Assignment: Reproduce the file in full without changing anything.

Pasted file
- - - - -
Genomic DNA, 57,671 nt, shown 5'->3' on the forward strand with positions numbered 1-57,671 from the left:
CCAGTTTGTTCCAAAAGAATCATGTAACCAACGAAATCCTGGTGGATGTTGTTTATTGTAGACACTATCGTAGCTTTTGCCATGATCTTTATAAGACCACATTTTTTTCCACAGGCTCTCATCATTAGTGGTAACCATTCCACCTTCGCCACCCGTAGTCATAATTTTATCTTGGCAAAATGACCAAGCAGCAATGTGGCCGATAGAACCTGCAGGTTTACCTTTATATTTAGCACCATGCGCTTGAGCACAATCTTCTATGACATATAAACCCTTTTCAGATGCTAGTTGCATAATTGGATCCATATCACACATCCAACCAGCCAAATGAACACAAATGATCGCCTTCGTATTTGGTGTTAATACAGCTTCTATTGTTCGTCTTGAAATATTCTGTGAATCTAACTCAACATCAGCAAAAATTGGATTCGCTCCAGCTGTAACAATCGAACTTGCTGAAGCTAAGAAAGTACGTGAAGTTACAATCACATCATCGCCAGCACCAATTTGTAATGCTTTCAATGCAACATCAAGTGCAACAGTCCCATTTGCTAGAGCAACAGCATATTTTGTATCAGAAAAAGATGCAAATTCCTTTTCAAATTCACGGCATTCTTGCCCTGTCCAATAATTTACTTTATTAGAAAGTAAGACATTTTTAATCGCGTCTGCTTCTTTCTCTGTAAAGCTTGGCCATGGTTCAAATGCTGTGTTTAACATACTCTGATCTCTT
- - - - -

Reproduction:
Genomic DNA, 57,671 nt, shown 5'->3' on the forward strand with positions numbered 1-57,671 from the left:
CCAGTTTGTTCCAAAAGAATCATGTAACCAACGAAATCCTGGTGGATGTTGTTTATTGTAGACACTATCGTAGCTTTTGCCATGATCTTTATAAGACCACATTTTTTTCCACAGGCTCTCATCATTAGTGGTAACCATTCCACCTTCGCCACCCGTAGTCATAATTTTATCTTGGCAAAATGACCAAGCAGCAATGTGGCCGATAGAACCTGCAGGTTTACCTTTATATTTAGCACCATGCGCTTGAGCACAATCTTCTATGACATATAAACCCTTTTCAGATGCTAGTTGCATAATTGGATCCATATCACACATCCAACCAGCCAAATGAACACAAATGATCGCCTTCGTATTTGGTGTTAATACAGCTTCTATTGTTCGTCTTGAAATATTCTGTGAATCTAACTCAACATCAGCAAAAATTGGATTCGCTCCAGCTGTAACAATCGAACTTGCTGAAGCTAAGAAAGTACGTGAAGTTACAATCACATCATCGCCAGCACCAATTTGTAATGCTTTCAATGCAACATCAAGTGCAACAGTCCCATTTGCTAGAGCAACAGCATATTTTGTATCAGAAAAAGATGCAAATTCCTTTTCAAATTCACGGCATTCTTGCCCTGTCCAATAATTTACTTTATTAGAAAGTAAGACATTTTTAATCGCGTCTGCTTCTTTCTCTGTAAAGCTTGGCCATGGTTCAAATGCTGTGTTTAACATACTCTGATCTCTT